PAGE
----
In this episode, Stewart’s correspondents go out to different parts of NYC to see how the newly appointed Mayor de Blasio is handling the snow. According to Aasif Mandiv, snow plows didn’t get to the Upper East Side as is obvious from the snow up to his head. Samantha Bee seems to be fine in Times Square where not one flake of snow was seen. Jessica Williams was in Brooklyn where it’s 82 degrees. I loved how they went about sensationalizing the situation. Although it was exaggerated, there was some truth in it.

February 6, 2014
This past weekend, I tuned into America’s greatest past time that is football. One of the Superbowl commercials featured Americans of different ethnicities with America, the Beautiful playing in the background but in different languages. As I was watching this, I thought it was a beautiful commercial representing what America is all about – diversity. However, Coca Cola received much criticism for this commercial, with Facebook comments like, “Totally disgusted. American football game, American TV, American company and you slap us in the face in our own country…. Shame! Shame on you!” This issue was discussed on The Daily Show and they too were disgusted by the remarks. Once again, Jon Stewart acts as “surrogate of the people” expressing his feelings that are reminiscent of the zeitgeist.

Greenwald v. Keller

In the argument between Bill Keller and Glenn Greenwald, Keller initiates with the notion that current journalism has become too opinionated. He says that this more partisan kind of journalism leads to “episodes of credulousness, false equivalency, sensationalism and inattention.” I disagree with Keller. The point of journalism is to share news, the facts of a current situation or issue and there is nothing wrong with sharing one’s opinion along with them. This can bring to surface certain points that the reader may not have taken into consideration.

Keller goes on to say that adversarial journalism sets “aside opinions to follow the facts and often produce results that are more substantial and more credible.” Any article will be substantial and credible as long as the facts are stated as means to provide accuracy and reliability. When this is done, the author or reporter is free to share whatever opinion she or he may have on the issue.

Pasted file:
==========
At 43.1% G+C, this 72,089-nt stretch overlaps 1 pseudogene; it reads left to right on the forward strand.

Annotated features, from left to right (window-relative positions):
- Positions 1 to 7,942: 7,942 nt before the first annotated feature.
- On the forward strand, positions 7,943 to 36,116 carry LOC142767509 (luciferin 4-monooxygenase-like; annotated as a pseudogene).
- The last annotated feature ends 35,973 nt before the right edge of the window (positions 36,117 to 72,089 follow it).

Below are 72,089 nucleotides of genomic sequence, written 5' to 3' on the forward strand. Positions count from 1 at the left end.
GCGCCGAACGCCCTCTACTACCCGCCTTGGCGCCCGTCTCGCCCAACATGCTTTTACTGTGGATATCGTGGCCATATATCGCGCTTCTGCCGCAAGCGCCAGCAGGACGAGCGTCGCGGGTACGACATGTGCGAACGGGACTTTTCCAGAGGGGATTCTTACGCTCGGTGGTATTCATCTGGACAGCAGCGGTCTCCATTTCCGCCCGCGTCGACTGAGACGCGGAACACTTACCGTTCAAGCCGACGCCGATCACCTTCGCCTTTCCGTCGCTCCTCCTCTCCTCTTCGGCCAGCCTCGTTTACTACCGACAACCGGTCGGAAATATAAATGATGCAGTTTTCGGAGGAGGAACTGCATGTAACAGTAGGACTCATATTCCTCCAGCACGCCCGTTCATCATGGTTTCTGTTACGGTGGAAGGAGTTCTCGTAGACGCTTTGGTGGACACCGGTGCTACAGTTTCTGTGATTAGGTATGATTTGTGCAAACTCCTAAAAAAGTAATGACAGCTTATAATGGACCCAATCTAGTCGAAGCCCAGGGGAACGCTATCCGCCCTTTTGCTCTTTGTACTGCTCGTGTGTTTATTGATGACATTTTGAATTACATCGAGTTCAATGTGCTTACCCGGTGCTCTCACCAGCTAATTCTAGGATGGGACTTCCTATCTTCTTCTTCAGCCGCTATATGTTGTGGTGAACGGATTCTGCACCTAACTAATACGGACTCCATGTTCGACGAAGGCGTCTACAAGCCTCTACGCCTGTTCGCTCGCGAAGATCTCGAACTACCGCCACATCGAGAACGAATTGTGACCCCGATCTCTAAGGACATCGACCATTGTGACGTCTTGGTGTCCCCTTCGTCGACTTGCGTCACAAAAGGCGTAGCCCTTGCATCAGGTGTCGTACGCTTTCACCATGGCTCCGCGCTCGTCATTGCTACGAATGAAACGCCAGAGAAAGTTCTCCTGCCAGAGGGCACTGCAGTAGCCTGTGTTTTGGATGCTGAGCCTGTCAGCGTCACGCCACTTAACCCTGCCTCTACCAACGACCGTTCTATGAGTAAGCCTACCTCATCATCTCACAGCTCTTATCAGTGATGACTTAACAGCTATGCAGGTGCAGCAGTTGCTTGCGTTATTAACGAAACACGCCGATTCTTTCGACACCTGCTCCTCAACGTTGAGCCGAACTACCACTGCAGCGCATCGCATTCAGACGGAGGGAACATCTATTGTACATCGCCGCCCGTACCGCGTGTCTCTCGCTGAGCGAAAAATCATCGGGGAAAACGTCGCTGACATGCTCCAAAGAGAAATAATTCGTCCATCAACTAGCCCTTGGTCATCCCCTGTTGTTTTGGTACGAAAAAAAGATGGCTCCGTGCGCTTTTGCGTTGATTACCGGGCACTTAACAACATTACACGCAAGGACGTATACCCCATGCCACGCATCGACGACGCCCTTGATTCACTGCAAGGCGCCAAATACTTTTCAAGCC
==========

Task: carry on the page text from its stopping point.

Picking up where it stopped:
One question that came to mind when reading the article was is there a difference between journalists and bloggers. In an article by veteran journalist, Terry Boyd, he says, “The true critical difference between blogging and journalism, or at least journalism as we understand it (institutionalized, done by professionals, etc.), is that traditional media is produced for consumption. Today’s media is produced for engagement.” Any story should be able to spark a thought and engage the reader so that they are inspired to have conversations with other opinionated and well-informed audiences. The type of journalism that Greenwald is defending is similar to blogging. He has repeatedly made it clear that as long as the facts are stated, the author has laid out a fair playing field in which she or he can express their own reaction to the evidence. However, whereas partisan journalists provide the evidence, bloggers focus on their own point of view.

Every writer, journalist, reporter, blogger has their own style, own personality, and own opinion. So why not share these aspects as opposed to letting the facts be the only thing disclosed. Of course, it is the reader’s responsibility to take precaution when engaged in such media. It is suggested that they diversify their media consumption in order to have an amalgam of opinions to help formulate their own.